After living in Brisbane for sixteen plus years and thinking I was 'Miss Know-it-All' with regards to this stunning river city, I was totally astounded when I discovered the very impressive Captain Burke Park in Kangaroo Point, tucked away neatly underneath the Story Bridge. Who knew! And to enhance the attraction of this gorgeous park, it has a wonderfully romantic story to go with it.
Captain Burke Park is tucked away neatly underneath the Story Bridge
The Captain Burke Park was named in 1978 in honour of seaman, John Burke. The story goes that John Burke landed in Brisbane in August 1862, on an old sailing ship, the Erin-go-bragh, bringing Irish immigrants to Queensland. This young sailor had fallen in love with Alice Swords, one of the immigrants on the ship and not wanting to leave her alone in a strange country, promptly jumped ship. It's said that Burke arrived with a personal fortune of sixpence, which he claimed, in the best traditions of the sea, he spent on rum.
Fabulous family activities abound at Captain Burke Park
The Queensland authorities were enthusiastic about new settlers and had no qualms about rounding up deserting sailors and putting them to good use. Burke's skills as an experienced seaman soon gained him employment back on the water.
Burke obtained a berth on the Honeyman and Sons steamer, Louisa, and being an ambitious man, studied for, and obtained his Master's Certificate.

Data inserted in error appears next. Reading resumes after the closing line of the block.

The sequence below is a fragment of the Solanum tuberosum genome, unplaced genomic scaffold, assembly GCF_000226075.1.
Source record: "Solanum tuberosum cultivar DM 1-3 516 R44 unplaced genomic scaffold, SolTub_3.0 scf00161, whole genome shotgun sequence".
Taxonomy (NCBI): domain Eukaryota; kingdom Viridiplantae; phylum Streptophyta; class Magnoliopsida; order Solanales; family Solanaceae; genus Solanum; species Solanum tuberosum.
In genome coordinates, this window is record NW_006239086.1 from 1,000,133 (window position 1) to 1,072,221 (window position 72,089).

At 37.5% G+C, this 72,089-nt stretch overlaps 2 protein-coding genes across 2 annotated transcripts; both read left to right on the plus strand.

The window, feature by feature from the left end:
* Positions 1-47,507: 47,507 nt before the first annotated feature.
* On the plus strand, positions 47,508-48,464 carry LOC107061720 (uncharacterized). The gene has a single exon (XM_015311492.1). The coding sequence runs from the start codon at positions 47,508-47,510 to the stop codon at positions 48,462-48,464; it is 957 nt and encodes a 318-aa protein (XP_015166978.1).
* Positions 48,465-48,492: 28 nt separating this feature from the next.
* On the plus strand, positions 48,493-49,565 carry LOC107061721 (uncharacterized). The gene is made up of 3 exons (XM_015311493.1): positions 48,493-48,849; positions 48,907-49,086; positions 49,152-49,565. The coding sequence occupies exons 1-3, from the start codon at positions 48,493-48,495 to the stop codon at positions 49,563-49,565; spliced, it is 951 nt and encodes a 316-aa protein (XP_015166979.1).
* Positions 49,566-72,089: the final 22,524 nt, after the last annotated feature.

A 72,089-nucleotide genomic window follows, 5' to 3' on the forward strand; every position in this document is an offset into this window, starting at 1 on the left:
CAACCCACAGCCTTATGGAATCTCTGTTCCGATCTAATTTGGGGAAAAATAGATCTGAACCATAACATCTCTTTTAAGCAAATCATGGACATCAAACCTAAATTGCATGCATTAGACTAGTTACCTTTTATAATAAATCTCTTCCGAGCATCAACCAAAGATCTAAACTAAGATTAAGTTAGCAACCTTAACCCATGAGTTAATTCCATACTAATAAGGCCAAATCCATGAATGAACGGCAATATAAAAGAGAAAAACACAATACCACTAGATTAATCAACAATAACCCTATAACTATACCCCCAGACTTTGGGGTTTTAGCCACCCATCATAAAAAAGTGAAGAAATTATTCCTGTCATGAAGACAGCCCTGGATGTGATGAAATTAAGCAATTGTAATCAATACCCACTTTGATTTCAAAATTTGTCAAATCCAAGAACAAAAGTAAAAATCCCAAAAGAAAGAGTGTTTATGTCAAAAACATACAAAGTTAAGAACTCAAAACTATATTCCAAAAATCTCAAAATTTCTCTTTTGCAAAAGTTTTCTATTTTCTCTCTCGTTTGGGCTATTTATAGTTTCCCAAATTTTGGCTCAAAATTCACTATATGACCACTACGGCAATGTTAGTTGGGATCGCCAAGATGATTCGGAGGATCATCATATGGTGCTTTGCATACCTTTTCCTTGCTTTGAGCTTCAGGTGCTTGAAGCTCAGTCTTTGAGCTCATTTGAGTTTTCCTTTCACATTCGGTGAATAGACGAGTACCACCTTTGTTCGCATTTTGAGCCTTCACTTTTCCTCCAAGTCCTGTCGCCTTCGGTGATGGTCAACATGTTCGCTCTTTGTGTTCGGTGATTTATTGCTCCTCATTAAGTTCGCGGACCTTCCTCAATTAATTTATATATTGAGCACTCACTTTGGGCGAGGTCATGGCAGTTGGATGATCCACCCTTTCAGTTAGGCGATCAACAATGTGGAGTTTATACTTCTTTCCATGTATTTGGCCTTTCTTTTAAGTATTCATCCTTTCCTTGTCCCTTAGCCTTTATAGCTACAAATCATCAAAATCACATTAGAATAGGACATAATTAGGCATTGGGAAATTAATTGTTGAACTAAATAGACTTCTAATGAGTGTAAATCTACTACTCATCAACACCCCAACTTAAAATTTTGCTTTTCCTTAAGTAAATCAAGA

By 1887 the love-struck sailor had started the John Burke shipping line, a company recognised for more than one hundred years, for its trade up and down the Queensland coast. John Burke died in 1918, having built up his company from a single vessel to a small coastal fleet.
At the eastern end of Holman Street, at the edge of the park facing the Brisbane River, visitors to the Captain Burke Park will discover a touching bronze sculpture by Phillip Piperides, that has been named Mother and Son seeking freedom. This symbolic memorial is a dedication to honour the many thousands of boat people, who lost their lives tragically at sea, whilst fleeing Vietnam during the post-Vietnam war years of 1975 to 1995.
An acknowledgment and tribute to the struggles of the Vietnamese 'boat people'
The term 'boat people' was first used in the 1970s when large numbers of boats carrying refugees looking for asylum from the aftermath of the Vietnam War, started arriving in Australia. More than half of the Vietnamese population was displaced during these years, with more than two million seeking to escape South Vietnam to escape Communist rule. Most of these refugees fled to neighbouring Asian countries but some took to boats to come to Australia.
The 'Mother and Son' memorial is a way of acknowledging and paying tribute to the struggles of the Vietnamese boat people and the problems they faced, which included hunger, storms, pirates, getting lost and capsizing on their journeys. Visitors are invited to stop and reflect on this very important part of Australian-Vietnamese history.
Stretch of low tide sandy beach is ideal for walking and tossing a ball
If you're visiting Brisbane or even a local yearning for a tranquil, lush green space within five minutes walk of the city centre, the Captain Burke Park with its panoramic cityscape in Kangaroo Point, is definitely the location to bookmark.